docker/dtr restore

Estimated reading time: 6 minutes

Install and restore DTR from an existing backup

Usage

docker run -i --rm docker/dtr \
    restore [command options] < backup.tar

Description

This command performs a fresh installation of DTR, and reconfigures it with configuration data from a tar file generated by the ‘backup’ command.

This command does not restore Docker images. You should implement a separate restore procedure for the Docker images stored in your registry, taking in consideration whether your DTR installation is configured to store images on the local filesystem or using a cloud provider.

After restoring, you can add more DTR replicas by using the the ‘join’ command.

Options

Option Environment Variable Description
--debug $DEBUG Enable debug mode for additional logs.
--dtr-ca $DTR_CA Use a PEM-encoded TLS CA certificate for DTR.By default DTR generates a self-signed TLS certificate during deployment. You can use your own TLS CA certificate with –dtr-ca “$(cat ca.pem)”.
--dtr-cert $DTR_CERT Use a PEM-encoded TLS certificate for DTR.By default DTR generates a self-signed TLS certificate during deployment. You can use your own TLS certificate with –dtr-cert “$(cat ca.pem)”.
--dtr-external-url $DTR_EXTERNAL_URL URL of the host or load balancer clients use to reach DTR.When you use this flag, users are redirected to UCP for logging in. Once authenticated they are redirected to the url you specify in this flag. If you don’t use this flag, DTR is deployed without single sign-on with UCP. Users and teams are shared but users login separately into the two applications. You can enable and disable single sign-on in the DTR settings. Format https://host[:port], where port is the value you used with –replica-https-port.
--dtr-key $DTR_KEY Use a PEM-encoded TLS private key for DTR.By default DTR generates a self-signed TLS certificate during deployment. You can use your own TLS private key with –dtr-key “$(cat ca.pem)”.
--dtr-storage-volume $DTR_STORAGE_VOLUME Customize the volume to store Docker images.By default DTR creates a volume to store the Docker images in the local filesystem of the node where DTR is running, without high-availability. Use this flag to specify a full path or volume name for DTR to store images. For high-availability, make sure all DTR replicas can read and write data on this volume. If you’re using NFS, use –nfs-storage-url instead.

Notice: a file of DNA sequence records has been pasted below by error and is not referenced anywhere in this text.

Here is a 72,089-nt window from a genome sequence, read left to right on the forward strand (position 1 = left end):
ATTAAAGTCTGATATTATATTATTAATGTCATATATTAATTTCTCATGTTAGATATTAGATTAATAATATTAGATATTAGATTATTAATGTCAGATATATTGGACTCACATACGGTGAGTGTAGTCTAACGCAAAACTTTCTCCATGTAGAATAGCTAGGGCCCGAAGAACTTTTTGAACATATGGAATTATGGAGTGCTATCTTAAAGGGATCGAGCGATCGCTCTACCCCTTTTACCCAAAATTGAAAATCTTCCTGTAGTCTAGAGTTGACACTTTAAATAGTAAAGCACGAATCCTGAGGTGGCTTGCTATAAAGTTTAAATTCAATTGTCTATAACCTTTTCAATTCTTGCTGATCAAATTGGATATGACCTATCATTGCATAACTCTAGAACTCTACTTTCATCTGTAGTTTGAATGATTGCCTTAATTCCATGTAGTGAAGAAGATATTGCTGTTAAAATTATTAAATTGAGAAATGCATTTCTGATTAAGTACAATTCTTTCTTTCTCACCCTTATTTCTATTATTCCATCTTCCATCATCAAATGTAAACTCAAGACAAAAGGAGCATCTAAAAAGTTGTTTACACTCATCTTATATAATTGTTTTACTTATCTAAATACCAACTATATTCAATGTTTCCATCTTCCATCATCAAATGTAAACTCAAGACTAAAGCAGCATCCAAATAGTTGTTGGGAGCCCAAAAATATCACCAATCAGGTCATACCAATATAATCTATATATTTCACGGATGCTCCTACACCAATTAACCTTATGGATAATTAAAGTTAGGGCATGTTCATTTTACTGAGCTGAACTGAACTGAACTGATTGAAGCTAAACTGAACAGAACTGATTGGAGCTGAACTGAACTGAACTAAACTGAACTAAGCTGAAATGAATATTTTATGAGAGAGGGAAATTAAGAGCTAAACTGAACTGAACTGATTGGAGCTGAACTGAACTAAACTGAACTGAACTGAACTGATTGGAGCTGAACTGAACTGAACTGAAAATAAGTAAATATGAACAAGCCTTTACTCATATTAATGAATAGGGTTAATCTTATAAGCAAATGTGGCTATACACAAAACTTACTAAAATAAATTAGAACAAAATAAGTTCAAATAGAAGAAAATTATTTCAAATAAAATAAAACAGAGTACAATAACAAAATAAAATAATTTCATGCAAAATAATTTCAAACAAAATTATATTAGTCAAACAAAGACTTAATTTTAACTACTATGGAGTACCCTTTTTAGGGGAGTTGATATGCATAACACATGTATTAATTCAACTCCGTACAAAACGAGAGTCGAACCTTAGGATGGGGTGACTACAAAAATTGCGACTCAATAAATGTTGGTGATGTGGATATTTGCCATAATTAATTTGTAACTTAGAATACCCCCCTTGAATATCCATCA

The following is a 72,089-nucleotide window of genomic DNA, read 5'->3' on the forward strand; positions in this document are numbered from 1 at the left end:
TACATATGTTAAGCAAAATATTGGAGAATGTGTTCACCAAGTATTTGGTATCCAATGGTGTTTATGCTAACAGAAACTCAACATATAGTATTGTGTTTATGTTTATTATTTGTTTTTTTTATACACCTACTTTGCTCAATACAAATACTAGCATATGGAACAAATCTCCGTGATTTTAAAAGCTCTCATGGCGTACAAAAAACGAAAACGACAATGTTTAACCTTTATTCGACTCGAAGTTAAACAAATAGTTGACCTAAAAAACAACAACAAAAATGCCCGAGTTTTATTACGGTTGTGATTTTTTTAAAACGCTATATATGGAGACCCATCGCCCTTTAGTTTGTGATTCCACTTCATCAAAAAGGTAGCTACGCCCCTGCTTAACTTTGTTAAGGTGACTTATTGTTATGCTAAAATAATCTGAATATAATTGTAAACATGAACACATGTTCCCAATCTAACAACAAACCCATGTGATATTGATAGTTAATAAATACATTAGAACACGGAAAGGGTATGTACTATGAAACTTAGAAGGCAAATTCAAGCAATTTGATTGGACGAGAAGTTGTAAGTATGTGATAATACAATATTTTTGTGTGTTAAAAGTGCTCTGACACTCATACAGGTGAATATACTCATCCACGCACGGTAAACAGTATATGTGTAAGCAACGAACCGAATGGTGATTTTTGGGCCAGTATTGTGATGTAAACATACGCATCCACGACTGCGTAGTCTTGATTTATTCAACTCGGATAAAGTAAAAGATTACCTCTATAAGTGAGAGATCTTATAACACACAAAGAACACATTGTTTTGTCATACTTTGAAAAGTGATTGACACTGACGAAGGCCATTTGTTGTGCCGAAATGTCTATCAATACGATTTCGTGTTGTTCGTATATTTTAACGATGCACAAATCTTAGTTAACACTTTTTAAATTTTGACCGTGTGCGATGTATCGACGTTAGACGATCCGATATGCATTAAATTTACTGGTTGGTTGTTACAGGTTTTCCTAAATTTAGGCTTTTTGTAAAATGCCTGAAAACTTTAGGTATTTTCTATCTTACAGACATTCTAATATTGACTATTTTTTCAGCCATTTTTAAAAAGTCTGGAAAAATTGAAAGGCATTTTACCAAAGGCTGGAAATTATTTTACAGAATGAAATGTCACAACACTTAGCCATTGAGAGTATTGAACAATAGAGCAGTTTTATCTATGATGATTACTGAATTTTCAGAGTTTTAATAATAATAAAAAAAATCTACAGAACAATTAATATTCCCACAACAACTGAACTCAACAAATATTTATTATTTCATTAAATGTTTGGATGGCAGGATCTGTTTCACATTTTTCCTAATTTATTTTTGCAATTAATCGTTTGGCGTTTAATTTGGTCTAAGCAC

--enable-pprof $DTR_PPROF Enables pprof profiling of the server.Once DTR is deployed with this flag, you can access the pprof endpoint for the api server at /debug/pprof, and the registry endpoint at /registry_debug_pprof/debug/pprof.
--enzi-ca $ENZI_TLS_CA Use a PEM-encoded TLS CA certificate for Enzi.
--enzi-host $ENZI_HOST The Enzi host. Format host[:port].
--enzi-insecure-tls $ENZI_TLS_INSECURE Disable TLS verification for Enzi.
--help-extended $DTR_EXTENDED_HELP Display extended help text for a given command.
--http-proxy $DTR_HTTP_PROXY The HTTP proxy used for outgoing requests.
--https-proxy $DTR_HTTPS_PROXY The HTTPS proxy used for outgoing requests.
--log-host $LOG_HOST Where to send logs to.The endpoint to send logs to. Use this flag if you set –log-protocol to tcp or udp.
--log-level $LOG_LEVEL Log level for all container logs when logging to syslog. Default: INFO.
--log-protocol $LOG_PROTOCOL The protocol for sending logs. Default is internal.This allows to define the protocol used to send container logs to an external system. The supported protocals are tcp, udp, or internal. Use this flag with –log-host.
--nfs-storage-url $NFS_STORAGE_URL NFS to store Docker images. Format nfs://<ip|hostname>/ .By default DTR creates a volume to store the Docker images in the local filesystem of the node where DTR is running, without high-availability. Use this flag to specify an NFS mount for DTR to store images, using the format nfs://<ip|hostname>/. To use this flag, you need to install an NFS client library like nfs-common in the node where you're deploying DTR. You can test this by running showmount -e . When you join new replicas, they will start using NFS so you don't need to use this flag. To reconfigure DTR to stop using NFS, leave this option empty.
--no-proxy $DTR_NO_PROXY List of domains the proxy should not be used for.When using –http-proxy you can use this flag to specify a list of domains that you don’t want to route throught the proxy. Format acme.com[, acme.org].
--replica-http-port $REPLICA_HTTP_PORT The public HTTP port for the DTR replica. Default is 80.This allows you to customize the HTTP port where users can reach DTR. Once users access the HTTP port, they are redirected to use an HTTPS connection, using the port specified with –replica-https-port. This port can also be used for unencrypted health checks.
--replica-https-port $REPLICA_HTTPS_PORT The public HTTPS port for the DTR replica. Default is 443.This allows you to customize the HTTPS port where users can reach DTR. Each replica can use a different port.
--replica-id $DTR_INSTALL_REPLICA_ID Assign an ID to the DTR replica. Random by default.
--ucp-ca $UCP_CA Use a PEM-encoded TLS CA certificate for UCP.Download the UCP TLS CA certificate from https:// /ca, and use --ucp-ca "$(cat ca.pem)".
--ucp-insecure-tls $UCP_INSECURE_TLS Disable TLS verification for UCP.The installation uses TLS but always trusts the TLS certificate used by UCP, which can lead to man-in-the-middle attacks. For production deployments, use –ucp-ca “$(cat ca.pem)” instead.
--ucp-node $UCP_NODE The hostname of the UCP node to deploy DTR. Random by default.You can find the hostnames of the nodes in the cluster in the UCP web UI, or by running ‘docker node ls’ on a UCP manager node..
--ucp-password $UCP_PASSWORD The UCP administrator password.
--ucp-url $UCP_URL The UCP URL including domain and port.
--ucp-username $UCP_USERNAME The UCP administrator username.
dtr, cli, restore